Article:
SAN FRANCISCO – Cheers of “Dominicana! Dominicana!” rang outthrough the rain at AT&T Park all the way to the streets of Santo Domingo.
The Dominican Republic has its World Baseball Classic crown, at last.
Edwin Encarnacion hit a two-run double in the first inning that held up, and the Dominicans capped a dominant, unbeaten run through the WBC with a 3-0 win against Puerto Rico for the championship Tuesday night.
“Tomorrow will be a national holiday,” said Moises Alou, the proud Dominican general manager. “It was a tremendous win.”
Robinson Cano earned MVP honors, Erick Aybar added an RBI double to back winner Samuel Deduno, and the demonstrative Dominican righty threw his arms into the air in delight after watching a run-saving defensive gem by center fielder Alejandro De Aza in a tough fifth.
The Dominican fans didn’t let the wet weather keep them from dancing in the stands, waving flags that became makeshift ponchos and tooting horns.
It was fitting, too, perhaps, considering the World Series champion Giants clinched the N.L. pennant against the Cardinals in a downpour on this very field last fall.
Some 50,000 more supporters gathered to watch on TV inside and outside of Estadio Quisqueya in the Dominican capital city.
“There will not be anybody watching any other channel,” manager Tony Pena said before the game.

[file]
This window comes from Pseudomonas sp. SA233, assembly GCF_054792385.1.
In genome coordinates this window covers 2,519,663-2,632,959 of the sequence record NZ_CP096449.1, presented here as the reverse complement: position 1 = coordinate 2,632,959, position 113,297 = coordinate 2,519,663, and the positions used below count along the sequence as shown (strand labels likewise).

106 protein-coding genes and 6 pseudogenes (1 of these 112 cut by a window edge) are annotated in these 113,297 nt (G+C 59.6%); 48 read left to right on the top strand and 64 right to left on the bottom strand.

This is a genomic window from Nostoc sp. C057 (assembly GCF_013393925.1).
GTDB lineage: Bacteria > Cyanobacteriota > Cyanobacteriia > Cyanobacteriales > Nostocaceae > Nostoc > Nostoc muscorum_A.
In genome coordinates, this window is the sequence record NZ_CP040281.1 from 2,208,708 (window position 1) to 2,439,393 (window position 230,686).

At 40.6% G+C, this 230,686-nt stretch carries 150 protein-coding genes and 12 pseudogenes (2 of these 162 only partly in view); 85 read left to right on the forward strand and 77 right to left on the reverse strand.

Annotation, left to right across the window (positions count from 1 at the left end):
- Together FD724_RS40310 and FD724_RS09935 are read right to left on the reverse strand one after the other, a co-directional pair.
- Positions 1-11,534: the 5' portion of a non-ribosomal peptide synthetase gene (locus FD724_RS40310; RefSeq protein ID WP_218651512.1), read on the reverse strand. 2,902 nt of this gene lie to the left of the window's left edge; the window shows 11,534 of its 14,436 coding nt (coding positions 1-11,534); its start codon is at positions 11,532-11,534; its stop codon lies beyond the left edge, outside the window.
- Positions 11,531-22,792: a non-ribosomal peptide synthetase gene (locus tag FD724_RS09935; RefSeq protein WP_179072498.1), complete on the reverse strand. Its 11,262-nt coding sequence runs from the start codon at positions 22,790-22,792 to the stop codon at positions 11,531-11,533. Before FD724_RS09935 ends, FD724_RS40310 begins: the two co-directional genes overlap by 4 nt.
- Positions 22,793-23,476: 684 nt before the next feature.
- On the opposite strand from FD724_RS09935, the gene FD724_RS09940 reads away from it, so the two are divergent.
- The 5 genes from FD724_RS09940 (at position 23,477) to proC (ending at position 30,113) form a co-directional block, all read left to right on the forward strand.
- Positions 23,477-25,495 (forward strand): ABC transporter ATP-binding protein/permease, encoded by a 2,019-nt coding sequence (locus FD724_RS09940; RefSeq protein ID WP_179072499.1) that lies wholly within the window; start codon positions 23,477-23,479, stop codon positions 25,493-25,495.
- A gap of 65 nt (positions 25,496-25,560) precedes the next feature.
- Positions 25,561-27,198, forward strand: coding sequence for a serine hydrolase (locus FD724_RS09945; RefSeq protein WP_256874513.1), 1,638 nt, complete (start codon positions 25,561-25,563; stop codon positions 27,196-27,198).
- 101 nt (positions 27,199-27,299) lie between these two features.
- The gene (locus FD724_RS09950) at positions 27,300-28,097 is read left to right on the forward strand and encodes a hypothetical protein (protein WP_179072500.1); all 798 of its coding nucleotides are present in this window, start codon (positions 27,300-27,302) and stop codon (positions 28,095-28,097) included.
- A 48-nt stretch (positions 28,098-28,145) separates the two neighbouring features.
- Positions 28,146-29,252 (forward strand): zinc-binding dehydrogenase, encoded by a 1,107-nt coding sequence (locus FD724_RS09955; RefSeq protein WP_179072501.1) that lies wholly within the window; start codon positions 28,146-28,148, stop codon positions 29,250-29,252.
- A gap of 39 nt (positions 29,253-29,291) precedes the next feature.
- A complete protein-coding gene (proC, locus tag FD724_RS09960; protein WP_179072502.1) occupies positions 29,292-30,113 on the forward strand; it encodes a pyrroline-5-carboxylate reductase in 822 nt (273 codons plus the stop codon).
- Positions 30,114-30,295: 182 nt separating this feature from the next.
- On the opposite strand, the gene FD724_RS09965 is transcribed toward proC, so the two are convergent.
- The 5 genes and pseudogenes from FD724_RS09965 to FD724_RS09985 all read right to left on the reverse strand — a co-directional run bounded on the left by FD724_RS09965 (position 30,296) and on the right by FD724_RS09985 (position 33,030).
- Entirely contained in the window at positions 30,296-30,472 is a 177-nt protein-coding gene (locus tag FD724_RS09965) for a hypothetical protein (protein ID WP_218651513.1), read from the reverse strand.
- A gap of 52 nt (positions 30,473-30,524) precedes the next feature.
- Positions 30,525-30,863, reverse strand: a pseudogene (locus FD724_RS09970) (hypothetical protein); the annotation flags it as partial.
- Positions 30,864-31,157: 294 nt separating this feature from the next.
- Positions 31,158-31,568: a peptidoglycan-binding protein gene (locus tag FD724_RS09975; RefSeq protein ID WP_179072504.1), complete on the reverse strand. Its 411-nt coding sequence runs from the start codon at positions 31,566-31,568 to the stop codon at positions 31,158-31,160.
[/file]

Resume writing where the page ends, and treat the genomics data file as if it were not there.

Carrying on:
Now, the Dominicans get their long-awaited fiesta. A party they figured to have in 2009, when the Netherlands spoiled the plan by winning twice for a stunning first-round exit.
After Fernando Rodney struck out Luis Figueroa to end it, the Dominicans rushed the mound – each player waving his own flag. Well, Rodney held up his lucky plantain that served him well for a second straight day. He won’t eat it. He said it “is going to be my second trophy.”
“This is my gold medal,” he said. “It will be my black diamond, because it’s changing color. I kept telling everybody to relax and not to worry about (the pressure).”
The Dominicans (8-0) won it in the city where countrymen Felipe, Jesus and the late Matty Alou made history in 1963 when they appeared in the same Giants outfield for several games. Moises Alou is the son of former San Francisco skipper, Felipe.
Forgotten in it all was that the star-studded U.S. team failed to reach the final in a third straight WBC and two-time reigning champion Japan was ousted by Puerto Rico Sunday.